Fast fashion is a business model where companies produce as much clothing as possible, for as little money as possible. Despite decades of talk about the model’s human rights and environmental implications, recent online trends where people show off their collection of clothes bought in bulk suggest it’s not going away. Let’s break down what it is and its impact.
While a $10 t-shirt might seem like a bargain, it’s worth considering what it costs to make it.
It’s probably a piece of fast fashion, where companies sell as many clothes as possible at the cheapest price by having them made in countries with more relaxed labor laws.
This can have human rights and environmental impacts at every stage, starting with the farm where the cotton for this shirt was grown.
China produces the largest amount of cotton in the world. Twenty percent of that comes from the Xinjiang region where the Uyghur community is forced to work on farms.
The true extent of this, as well as other human rights and environmental issues, is not known as there is very little transparency within the industry.
Tearfund’s 2021 Ethical Fashion Report found that 87% of companies didn’t know where their fabrics came from, and only 71% even knew where they were made.
What we do know is that garment workers often work 10 to 16 hour days, six days a week, for nearly three times less than their country’s living wage.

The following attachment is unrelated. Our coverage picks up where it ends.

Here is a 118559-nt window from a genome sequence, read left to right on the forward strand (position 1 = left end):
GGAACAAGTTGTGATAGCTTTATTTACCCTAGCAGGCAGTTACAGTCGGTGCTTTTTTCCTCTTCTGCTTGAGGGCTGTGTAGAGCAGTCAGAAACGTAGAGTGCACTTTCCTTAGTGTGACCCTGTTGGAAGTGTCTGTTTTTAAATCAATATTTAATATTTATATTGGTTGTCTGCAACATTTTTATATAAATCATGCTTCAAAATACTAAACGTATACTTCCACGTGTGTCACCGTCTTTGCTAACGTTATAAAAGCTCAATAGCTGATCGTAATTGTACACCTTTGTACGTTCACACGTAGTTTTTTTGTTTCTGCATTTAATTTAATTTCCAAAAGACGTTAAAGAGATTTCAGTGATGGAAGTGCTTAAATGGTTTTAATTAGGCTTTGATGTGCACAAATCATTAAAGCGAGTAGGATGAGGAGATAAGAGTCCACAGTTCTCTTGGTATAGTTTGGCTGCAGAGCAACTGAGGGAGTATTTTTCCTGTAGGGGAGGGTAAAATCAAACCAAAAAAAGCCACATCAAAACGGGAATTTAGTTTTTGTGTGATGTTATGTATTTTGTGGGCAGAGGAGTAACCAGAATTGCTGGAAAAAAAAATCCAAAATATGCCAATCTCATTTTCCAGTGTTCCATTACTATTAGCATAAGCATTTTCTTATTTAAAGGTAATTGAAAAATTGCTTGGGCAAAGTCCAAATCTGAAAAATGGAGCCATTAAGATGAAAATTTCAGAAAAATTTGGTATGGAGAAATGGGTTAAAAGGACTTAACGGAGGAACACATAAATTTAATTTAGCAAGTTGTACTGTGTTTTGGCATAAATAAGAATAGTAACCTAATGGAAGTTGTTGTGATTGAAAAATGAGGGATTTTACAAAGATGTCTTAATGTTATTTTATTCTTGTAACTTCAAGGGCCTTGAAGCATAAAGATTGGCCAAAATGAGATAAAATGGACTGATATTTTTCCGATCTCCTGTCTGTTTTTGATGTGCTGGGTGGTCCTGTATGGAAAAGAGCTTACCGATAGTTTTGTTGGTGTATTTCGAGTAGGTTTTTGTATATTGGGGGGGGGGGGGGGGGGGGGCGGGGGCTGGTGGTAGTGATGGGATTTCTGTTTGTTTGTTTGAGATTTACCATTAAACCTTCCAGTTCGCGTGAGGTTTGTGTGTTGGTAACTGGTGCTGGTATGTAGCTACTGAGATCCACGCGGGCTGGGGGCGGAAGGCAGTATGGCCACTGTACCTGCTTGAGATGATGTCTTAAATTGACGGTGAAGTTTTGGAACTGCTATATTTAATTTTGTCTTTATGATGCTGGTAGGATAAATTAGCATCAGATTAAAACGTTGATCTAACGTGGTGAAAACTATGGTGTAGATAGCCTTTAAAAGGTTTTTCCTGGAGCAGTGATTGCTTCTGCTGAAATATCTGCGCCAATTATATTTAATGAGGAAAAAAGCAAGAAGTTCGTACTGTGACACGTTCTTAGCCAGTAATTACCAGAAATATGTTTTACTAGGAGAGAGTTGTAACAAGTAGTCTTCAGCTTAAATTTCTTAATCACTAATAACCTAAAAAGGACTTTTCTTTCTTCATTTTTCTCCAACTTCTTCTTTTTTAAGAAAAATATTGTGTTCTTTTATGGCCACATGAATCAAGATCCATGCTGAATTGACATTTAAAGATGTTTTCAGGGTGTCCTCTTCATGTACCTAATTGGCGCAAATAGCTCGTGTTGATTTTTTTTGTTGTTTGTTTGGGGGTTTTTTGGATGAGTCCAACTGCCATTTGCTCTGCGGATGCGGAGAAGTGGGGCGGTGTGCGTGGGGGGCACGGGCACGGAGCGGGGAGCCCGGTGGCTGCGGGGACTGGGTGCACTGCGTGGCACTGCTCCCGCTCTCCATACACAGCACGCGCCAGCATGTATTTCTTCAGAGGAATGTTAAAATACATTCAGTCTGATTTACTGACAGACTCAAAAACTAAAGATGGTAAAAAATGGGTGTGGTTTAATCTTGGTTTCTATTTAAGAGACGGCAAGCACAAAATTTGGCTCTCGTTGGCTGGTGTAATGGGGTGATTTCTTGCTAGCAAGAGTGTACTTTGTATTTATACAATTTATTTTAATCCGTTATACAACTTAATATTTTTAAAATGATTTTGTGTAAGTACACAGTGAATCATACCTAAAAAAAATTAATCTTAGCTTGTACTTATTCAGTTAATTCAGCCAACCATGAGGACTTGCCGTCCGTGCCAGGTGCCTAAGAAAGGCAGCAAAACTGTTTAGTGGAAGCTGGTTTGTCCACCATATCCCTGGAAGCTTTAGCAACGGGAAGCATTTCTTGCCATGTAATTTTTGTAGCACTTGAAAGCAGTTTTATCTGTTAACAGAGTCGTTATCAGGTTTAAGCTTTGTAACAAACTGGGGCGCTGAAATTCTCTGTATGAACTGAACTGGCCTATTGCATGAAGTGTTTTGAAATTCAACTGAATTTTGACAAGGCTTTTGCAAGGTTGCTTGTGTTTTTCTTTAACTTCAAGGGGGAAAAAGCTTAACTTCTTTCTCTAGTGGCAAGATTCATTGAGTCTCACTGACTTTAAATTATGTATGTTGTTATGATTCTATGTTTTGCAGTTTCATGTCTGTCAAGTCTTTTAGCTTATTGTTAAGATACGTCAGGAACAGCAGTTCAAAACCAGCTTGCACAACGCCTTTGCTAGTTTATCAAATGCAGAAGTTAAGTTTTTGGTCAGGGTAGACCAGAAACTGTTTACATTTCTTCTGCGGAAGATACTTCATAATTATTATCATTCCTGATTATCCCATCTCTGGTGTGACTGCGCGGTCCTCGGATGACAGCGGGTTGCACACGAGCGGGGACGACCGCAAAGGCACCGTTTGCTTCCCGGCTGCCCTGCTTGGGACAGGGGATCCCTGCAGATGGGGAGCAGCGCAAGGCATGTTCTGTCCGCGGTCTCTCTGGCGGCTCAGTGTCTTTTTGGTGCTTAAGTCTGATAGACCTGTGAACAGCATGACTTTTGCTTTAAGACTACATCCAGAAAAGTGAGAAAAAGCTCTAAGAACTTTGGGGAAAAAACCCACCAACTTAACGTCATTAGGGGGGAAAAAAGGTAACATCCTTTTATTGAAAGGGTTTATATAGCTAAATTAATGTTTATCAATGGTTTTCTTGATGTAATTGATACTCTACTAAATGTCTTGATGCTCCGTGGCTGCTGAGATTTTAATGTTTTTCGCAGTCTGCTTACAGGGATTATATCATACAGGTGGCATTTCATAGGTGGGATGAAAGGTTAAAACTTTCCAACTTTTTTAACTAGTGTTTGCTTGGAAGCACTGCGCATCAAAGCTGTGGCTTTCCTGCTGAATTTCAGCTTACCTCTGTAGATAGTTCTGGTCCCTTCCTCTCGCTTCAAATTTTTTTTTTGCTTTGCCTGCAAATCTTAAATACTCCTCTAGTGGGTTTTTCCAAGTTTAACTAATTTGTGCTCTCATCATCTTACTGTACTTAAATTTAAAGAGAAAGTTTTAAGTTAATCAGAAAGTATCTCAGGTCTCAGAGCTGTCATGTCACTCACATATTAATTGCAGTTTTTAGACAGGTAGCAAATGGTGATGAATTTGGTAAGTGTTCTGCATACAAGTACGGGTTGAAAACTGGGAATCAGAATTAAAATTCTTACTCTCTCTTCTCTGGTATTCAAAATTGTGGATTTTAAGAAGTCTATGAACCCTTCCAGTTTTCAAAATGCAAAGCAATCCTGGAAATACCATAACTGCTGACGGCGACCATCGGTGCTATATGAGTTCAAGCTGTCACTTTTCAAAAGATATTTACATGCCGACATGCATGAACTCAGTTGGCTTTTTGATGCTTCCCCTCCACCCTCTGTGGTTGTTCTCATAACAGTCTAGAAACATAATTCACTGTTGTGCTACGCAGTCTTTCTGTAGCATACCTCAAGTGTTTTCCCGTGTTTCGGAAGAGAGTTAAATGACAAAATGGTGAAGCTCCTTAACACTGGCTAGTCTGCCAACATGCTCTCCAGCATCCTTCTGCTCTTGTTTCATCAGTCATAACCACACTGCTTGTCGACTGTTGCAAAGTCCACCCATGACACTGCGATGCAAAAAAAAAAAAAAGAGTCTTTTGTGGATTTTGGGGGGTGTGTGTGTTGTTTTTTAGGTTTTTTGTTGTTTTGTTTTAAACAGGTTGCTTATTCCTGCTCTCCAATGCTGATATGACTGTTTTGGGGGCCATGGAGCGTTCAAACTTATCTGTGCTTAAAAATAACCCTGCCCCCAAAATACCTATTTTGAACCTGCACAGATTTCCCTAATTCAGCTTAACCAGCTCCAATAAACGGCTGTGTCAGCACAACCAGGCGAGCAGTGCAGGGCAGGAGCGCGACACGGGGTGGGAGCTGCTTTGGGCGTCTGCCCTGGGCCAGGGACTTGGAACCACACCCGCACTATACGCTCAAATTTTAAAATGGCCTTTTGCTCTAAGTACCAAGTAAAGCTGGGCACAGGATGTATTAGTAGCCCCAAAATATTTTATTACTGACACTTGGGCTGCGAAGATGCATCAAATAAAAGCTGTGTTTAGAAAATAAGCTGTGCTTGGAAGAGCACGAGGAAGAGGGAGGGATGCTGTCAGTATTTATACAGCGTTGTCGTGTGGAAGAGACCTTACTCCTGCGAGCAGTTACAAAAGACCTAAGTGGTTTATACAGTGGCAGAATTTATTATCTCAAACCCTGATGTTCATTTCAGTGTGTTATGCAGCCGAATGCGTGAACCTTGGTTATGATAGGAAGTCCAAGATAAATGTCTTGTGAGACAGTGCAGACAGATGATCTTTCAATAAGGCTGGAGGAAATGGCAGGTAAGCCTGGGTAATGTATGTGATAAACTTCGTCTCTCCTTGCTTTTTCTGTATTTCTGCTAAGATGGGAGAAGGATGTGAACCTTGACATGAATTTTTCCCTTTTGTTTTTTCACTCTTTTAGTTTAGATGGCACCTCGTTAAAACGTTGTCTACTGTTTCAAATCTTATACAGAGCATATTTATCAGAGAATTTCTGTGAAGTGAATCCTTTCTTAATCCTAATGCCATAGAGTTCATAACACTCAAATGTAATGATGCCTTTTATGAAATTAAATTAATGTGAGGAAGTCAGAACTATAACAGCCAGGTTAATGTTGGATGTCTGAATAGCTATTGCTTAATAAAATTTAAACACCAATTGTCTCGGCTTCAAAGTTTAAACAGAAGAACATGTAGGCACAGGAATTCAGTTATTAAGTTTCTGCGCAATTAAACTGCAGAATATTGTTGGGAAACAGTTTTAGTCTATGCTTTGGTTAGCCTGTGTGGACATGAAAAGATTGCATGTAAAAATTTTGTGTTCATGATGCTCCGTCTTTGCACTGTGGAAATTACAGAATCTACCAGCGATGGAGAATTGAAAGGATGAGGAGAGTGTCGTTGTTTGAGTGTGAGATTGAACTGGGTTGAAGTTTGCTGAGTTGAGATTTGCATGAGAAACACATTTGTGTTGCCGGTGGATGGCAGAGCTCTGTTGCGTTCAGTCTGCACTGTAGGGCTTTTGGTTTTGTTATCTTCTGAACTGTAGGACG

In Asia and the Pacific, there are 65 million garment workers, and most of them are women.
In 2019, an estimated 40% of clothing imported into New Zealand was made using forced labor and children.
Tearfund Advocacy Specialist Morgan Theakston traveled to Bangladesh to interview people working in factories for popular brands.
Workers told him that verbal abuse and child labor were common in these factories.
“[They told us] whenever a buyer or compliance officer visited the factory, he kept all the children out of sight and the supervisors yelled at the children if they made mistakes.
Landfills full of $10 t-shirts
As fast fashion has become more mainstream, the amount of clothing has increased dramatically. It is estimated that 80 billion pieces of clothing are now produced worldwide each year.
Fast fashion has created a culture of casualness and wastefulness around clothing, Theakston said.
People keep their clothes half as long as they did two decades ago, and it is estimated that two-thirds of the clothes produced each year end up in landfill.
Nearly 35 million kg of clothing is dumped each year in New Zealand, representing 9% of Auckland’s landfill and this figure is expected to rise to 14% by 2040.
In addition to waste, clothing that decomposes slowly also creates a lot of emissions.
New Zealand collective textile waste emits the equivalent of 144,770 flights between Auckland and London.
Theakston said, “Clothes are expensive to make, so if it’s cheap for you, someone, somewhere pays the real cost.”
So when you are considering whether or not to buy this t-shirt, think about how much you will really appreciate it.
First published on renew.co.nz.
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